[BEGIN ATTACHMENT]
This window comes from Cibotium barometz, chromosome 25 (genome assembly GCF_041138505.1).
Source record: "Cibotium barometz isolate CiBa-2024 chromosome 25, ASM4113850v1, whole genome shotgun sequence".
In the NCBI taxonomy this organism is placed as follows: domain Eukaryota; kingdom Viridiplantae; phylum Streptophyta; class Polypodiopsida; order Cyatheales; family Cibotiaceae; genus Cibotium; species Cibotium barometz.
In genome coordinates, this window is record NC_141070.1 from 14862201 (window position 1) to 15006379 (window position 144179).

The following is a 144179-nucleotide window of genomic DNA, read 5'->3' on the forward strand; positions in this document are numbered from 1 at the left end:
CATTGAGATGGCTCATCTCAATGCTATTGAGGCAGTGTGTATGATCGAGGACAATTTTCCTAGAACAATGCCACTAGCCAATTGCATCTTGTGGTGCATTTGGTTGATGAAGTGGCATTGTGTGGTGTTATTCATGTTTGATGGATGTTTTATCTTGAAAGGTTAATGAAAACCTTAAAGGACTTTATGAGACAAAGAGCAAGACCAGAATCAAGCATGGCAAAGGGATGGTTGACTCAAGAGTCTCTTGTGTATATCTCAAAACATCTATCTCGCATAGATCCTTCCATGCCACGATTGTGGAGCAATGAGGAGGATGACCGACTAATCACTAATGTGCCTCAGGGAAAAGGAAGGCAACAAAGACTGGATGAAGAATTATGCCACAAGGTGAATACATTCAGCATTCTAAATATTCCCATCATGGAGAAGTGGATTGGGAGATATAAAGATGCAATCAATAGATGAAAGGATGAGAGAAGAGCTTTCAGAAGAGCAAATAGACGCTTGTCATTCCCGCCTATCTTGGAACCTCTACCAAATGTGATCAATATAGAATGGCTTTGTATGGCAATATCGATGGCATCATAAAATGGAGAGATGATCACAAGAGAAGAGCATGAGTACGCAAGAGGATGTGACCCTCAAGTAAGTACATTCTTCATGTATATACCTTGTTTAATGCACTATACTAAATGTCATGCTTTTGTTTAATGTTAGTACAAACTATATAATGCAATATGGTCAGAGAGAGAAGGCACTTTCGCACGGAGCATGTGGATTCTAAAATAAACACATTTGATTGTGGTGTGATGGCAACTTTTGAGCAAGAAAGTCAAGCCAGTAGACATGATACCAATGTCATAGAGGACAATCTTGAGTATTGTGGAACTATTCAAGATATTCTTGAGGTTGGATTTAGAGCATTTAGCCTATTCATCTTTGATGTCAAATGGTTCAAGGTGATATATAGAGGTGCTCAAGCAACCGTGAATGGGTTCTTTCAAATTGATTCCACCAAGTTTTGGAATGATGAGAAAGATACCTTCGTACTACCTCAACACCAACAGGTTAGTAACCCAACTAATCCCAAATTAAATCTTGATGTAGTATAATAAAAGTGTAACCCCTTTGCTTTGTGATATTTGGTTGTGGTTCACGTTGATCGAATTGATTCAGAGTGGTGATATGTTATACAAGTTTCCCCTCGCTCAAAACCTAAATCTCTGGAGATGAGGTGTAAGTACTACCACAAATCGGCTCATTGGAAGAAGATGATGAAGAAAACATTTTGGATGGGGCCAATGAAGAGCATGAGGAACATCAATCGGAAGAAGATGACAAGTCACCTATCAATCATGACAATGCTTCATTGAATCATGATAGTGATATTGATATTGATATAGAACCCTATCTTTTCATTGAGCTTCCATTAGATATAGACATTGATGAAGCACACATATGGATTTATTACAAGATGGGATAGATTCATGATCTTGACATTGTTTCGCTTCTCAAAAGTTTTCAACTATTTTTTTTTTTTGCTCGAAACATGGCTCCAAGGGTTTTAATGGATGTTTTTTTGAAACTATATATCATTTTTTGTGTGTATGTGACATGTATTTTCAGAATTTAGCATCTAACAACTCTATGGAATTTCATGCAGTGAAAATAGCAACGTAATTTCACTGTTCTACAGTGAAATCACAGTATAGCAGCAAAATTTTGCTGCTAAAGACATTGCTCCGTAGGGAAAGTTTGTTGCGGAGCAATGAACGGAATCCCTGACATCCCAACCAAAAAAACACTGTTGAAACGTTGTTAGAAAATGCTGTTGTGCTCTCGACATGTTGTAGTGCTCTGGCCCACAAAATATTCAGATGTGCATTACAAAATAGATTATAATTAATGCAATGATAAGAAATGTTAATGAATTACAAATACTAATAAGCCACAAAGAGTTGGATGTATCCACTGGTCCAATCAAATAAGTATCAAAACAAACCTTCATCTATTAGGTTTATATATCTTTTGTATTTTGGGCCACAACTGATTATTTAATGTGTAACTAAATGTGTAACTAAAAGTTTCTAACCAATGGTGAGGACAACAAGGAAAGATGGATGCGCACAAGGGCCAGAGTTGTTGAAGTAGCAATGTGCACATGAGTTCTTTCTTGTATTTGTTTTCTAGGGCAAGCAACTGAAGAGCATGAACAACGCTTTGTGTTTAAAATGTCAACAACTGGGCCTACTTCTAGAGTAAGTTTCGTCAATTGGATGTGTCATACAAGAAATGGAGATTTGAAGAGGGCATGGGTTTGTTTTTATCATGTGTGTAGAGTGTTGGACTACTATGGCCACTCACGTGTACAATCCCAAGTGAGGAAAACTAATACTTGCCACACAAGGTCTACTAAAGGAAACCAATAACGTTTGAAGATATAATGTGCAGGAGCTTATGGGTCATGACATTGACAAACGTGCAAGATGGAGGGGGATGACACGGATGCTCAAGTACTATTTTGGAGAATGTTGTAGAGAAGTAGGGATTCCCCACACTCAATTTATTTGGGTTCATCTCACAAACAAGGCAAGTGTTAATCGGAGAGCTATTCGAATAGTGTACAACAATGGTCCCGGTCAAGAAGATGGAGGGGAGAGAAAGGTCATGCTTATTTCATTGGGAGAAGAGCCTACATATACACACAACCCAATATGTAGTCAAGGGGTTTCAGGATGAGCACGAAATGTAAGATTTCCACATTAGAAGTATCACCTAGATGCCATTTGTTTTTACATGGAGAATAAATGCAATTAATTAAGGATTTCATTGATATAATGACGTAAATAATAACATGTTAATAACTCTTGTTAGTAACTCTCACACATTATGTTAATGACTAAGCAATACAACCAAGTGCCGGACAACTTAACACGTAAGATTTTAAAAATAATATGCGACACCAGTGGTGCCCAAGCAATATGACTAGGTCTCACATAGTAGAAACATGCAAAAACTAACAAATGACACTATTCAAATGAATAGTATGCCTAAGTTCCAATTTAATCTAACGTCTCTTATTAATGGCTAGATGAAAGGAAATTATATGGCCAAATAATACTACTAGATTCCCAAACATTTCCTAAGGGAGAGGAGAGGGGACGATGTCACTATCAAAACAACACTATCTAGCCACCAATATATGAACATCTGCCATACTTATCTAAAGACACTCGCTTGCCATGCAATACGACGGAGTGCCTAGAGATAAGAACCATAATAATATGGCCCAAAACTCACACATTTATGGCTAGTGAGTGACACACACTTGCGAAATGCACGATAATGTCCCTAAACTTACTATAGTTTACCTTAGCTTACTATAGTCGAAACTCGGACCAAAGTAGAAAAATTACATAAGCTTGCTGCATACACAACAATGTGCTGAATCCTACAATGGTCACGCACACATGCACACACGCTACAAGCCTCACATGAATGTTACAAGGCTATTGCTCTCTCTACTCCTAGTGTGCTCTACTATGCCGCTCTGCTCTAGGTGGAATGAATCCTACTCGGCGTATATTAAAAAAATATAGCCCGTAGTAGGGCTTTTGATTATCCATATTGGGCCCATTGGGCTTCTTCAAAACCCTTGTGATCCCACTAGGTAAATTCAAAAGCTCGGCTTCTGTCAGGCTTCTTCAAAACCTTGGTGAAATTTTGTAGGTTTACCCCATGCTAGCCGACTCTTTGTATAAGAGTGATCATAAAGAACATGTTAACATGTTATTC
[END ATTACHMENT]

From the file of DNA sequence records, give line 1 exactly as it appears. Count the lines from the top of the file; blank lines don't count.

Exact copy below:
This window comes from Cibotium barometz, chromosome 25 (genome assembly GCF_041138505.1).